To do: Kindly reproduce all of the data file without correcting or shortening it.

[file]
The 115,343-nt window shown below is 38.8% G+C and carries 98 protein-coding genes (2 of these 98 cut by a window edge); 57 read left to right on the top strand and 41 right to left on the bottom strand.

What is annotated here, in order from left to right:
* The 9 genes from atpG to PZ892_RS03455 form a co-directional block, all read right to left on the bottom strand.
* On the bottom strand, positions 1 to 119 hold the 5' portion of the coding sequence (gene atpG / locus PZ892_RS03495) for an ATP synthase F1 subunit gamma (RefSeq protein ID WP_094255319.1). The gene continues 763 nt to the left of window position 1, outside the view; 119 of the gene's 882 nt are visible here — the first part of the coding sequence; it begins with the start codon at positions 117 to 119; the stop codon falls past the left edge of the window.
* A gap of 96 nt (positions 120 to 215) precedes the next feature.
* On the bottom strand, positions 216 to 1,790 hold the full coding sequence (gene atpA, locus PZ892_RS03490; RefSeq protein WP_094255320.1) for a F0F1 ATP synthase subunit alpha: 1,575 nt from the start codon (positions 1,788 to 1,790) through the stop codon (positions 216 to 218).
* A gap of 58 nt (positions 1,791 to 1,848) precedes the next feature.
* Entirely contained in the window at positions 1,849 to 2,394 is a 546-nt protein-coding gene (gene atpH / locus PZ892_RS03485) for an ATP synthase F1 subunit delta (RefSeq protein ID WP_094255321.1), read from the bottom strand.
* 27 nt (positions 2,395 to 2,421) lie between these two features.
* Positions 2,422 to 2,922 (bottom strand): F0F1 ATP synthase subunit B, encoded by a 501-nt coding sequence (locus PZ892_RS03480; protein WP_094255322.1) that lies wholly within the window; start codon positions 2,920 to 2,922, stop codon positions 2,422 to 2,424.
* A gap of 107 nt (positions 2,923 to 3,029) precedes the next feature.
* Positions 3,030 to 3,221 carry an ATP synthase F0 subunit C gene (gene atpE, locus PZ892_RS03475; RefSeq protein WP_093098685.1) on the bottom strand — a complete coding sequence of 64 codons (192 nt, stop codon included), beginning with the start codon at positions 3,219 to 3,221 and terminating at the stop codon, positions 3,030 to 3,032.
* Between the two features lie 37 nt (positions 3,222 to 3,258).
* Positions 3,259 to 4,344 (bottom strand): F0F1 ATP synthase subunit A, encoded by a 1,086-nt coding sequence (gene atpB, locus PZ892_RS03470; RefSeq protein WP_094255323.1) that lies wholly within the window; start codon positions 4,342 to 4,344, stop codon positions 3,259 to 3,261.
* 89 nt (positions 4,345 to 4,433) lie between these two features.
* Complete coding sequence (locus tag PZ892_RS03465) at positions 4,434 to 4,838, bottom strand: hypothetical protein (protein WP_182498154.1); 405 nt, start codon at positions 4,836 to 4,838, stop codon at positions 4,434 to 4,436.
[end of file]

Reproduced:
The 115,343-nt window shown below is 38.8% G+C and carries 98 protein-coding genes (2 of these 98 cut by a window edge); 57 read left to right on the top strand and 41 right to left on the bottom strand.

What is annotated here, in order from left to right:
* The 9 genes from atpG to PZ892_RS03455 form a co-directional block, all read right to left on the bottom strand.
* On the bottom strand, positions 1 to 119 hold the 5' portion of the coding sequence (gene atpG / locus PZ892_RS03495) for an ATP synthase F1 subunit gamma (RefSeq protein ID WP_094255319.1). The gene continues 763 nt to the left of window position 1, outside the view; 119 of the gene's 882 nt are visible here — the first part of the coding sequence; it begins with the start codon at positions 117 to 119; the stop codon falls past the left edge of the window.
* A gap of 96 nt (positions 120 to 215) precedes the next feature.
* On the bottom strand, positions 216 to 1,790 hold the full coding sequence (gene atpA, locus PZ892_RS03490; RefSeq protein WP_094255320.1) for a F0F1 ATP synthase subunit alpha: 1,575 nt from the start codon (positions 1,788 to 1,790) through the stop codon (positions 216 to 218).
* A gap of 58 nt (positions 1,791 to 1,848) precedes the next feature.
* Entirely contained in the window at positions 1,849 to 2,394 is a 546-nt protein-coding gene (gene atpH / locus PZ892_RS03485) for an ATP synthase F1 subunit delta (RefSeq protein ID WP_094255321.1), read from the bottom strand.
* 27 nt (positions 2,395 to 2,421) lie between these two features.
* Positions 2,422 to 2,922 (bottom strand): F0F1 ATP synthase subunit B, encoded by a 501-nt coding sequence (locus PZ892_RS03480; protein WP_094255322.1) that lies wholly within the window; start codon positions 2,920 to 2,922, stop codon positions 2,422 to 2,424.
* A gap of 107 nt (positions 2,923 to 3,029) precedes the next feature.
* Positions 3,030 to 3,221 carry an ATP synthase F0 subunit C gene (gene atpE, locus PZ892_RS03475; RefSeq protein WP_093098685.1) on the bottom strand — a complete coding sequence of 64 codons (192 nt, stop codon included), beginning with the start codon at positions 3,219 to 3,221 and terminating at the stop codon, positions 3,030 to 3,032.
* Between the two features lie 37 nt (positions 3,222 to 3,258).
* Positions 3,259 to 4,344 (bottom strand): F0F1 ATP synthase subunit A, encoded by a 1,086-nt coding sequence (gene atpB, locus PZ892_RS03470; RefSeq protein WP_094255323.1) that lies wholly within the window; start codon positions 4,342 to 4,344, stop codon positions 3,259 to 3,261.
* 89 nt (positions 4,345 to 4,433) lie between these two features.
* Complete coding sequence (locus tag PZ892_RS03465) at positions 4,434 to 4,838, bottom strand: hypothetical protein (protein WP_182498154.1); 405 nt, start codon at positions 4,836 to 4,838, stop codon at positions 4,434 to 4,436.